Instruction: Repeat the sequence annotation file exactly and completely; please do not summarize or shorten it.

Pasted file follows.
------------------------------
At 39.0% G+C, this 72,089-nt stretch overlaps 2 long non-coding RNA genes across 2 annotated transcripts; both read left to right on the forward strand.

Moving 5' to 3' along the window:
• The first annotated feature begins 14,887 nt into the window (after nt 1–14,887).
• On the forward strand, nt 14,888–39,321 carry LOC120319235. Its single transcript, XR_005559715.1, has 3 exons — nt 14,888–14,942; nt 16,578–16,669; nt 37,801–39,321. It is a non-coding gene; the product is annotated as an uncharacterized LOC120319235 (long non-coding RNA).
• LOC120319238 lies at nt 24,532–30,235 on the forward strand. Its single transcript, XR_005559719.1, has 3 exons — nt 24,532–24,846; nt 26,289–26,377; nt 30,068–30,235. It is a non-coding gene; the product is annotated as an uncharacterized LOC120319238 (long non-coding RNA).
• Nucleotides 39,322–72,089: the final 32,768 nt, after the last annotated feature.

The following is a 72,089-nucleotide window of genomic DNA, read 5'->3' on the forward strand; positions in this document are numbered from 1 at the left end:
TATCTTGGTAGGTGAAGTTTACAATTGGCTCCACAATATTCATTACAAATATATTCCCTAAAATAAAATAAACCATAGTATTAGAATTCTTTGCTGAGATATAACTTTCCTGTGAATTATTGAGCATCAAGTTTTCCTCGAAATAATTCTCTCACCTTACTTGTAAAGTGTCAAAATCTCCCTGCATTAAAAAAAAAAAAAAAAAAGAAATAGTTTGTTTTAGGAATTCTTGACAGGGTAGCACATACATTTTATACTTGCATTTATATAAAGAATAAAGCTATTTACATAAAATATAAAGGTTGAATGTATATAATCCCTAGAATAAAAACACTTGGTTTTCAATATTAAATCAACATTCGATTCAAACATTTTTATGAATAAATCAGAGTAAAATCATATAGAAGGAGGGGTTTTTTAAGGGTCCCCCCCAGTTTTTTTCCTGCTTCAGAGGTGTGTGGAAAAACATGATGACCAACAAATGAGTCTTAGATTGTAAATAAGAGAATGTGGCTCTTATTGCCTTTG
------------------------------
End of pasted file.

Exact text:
At 39.0% G+C, this 72,089-nt stretch overlaps 2 long non-coding RNA genes across 2 annotated transcripts; both read left to right on the forward strand.

Moving 5' to 3' along the window:
• The first annotated feature begins 14,887 nt into the window (after nt 1–14,887).
• On the forward strand, nt 14,888–39,321 carry LOC120319235. Its single transcript, XR_005559715.1, has 3 exons — nt 14,888–14,942; nt 16,578–16,669; nt 37,801–39,321. It is a non-coding gene; the product is annotated as an uncharacterized LOC120319235 (long non-coding RNA).
• LOC120319238 lies at nt 24,532–30,235 on the forward strand. Its single transcript, XR_005559719.1, has 3 exons — nt 24,532–24,846; nt 26,289–26,377; nt 30,068–30,235. It is a non-coding gene; the product is annotated as an uncharacterized LOC120319238 (long non-coding RNA).
• Nucleotides 39,322–72,089: the final 32,768 nt, after the last annotated feature.

The following is a 72,089-nucleotide window of genomic DNA, read 5'->3' on the forward strand; positions in this document are numbered from 1 at the left end:
TATCTTGGTAGGTGAAGTTTACAATTGGCTCCACAATATTCATTACAAATATATTCCCTAAAATAAAATAAACCATAGTATTAGAATTCTTTGCTGAGATATAACTTTCCTGTGAATTATTGAGCATCAAGTTTTCCTCGAAATAATTCTCTCACCTTACTTGTAAAGTGTCAAAATCTCCCTGCATTAAAAAAAAAAAAAAAAAAGAAATAGTTTGTTTTAGGAATTCTTGACAGGGTAGCACATACATTTTATACTTGCATTTATATAAAGAATAAAGCTATTTACATAAAATATAAAGGTTGAATGTATATAATCCCTAGAATAAAAACACTTGGTTTTCAATATTAAATCAACATTCGATTCAAACATTTTTATGAATAAATCAGAGTAAAATCATATAGAAGGAGGGGTTTTTTAAGGGTCCCCCCCAGTTTTTTTCCTGCTTCAGAGGTGTGTGGAAAAACATGATGACCAACAAATGAGTCTTAGATTGTAAATAAGAGAATGTGGCTCTTATTGCCTTTG